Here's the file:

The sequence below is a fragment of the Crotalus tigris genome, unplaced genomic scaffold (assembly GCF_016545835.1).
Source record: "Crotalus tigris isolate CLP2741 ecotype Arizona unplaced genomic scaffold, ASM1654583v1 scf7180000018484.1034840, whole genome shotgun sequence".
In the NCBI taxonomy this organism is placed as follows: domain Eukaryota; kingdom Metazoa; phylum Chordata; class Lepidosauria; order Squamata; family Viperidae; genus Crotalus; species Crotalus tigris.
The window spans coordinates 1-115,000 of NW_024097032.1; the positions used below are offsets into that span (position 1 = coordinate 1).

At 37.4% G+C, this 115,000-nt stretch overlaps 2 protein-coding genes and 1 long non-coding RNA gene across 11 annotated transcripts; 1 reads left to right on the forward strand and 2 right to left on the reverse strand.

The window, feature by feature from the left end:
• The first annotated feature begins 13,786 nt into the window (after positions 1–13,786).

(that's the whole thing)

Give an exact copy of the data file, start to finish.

The sequence below is a fragment of the Crotalus tigris genome, unplaced genomic scaffold (assembly GCF_016545835.1).
Source record: "Crotalus tigris isolate CLP2741 ecotype Arizona unplaced genomic scaffold, ASM1654583v1 scf7180000018484.1034840, whole genome shotgun sequence".
In the NCBI taxonomy this organism is placed as follows: domain Eukaryota; kingdom Metazoa; phylum Chordata; class Lepidosauria; order Squamata; family Viperidae; genus Crotalus; species Crotalus tigris.
The window spans coordinates 1-115,000 of NW_024097032.1; the positions used below are offsets into that span (position 1 = coordinate 1).

At 37.4% G+C, this 115,000-nt stretch overlaps 2 protein-coding genes and 1 long non-coding RNA gene across 11 annotated transcripts; 1 reads left to right on the forward strand and 2 right to left on the reverse strand.

The window, feature by feature from the left end:
• The first annotated feature begins 13,786 nt into the window (after positions 1–13,786).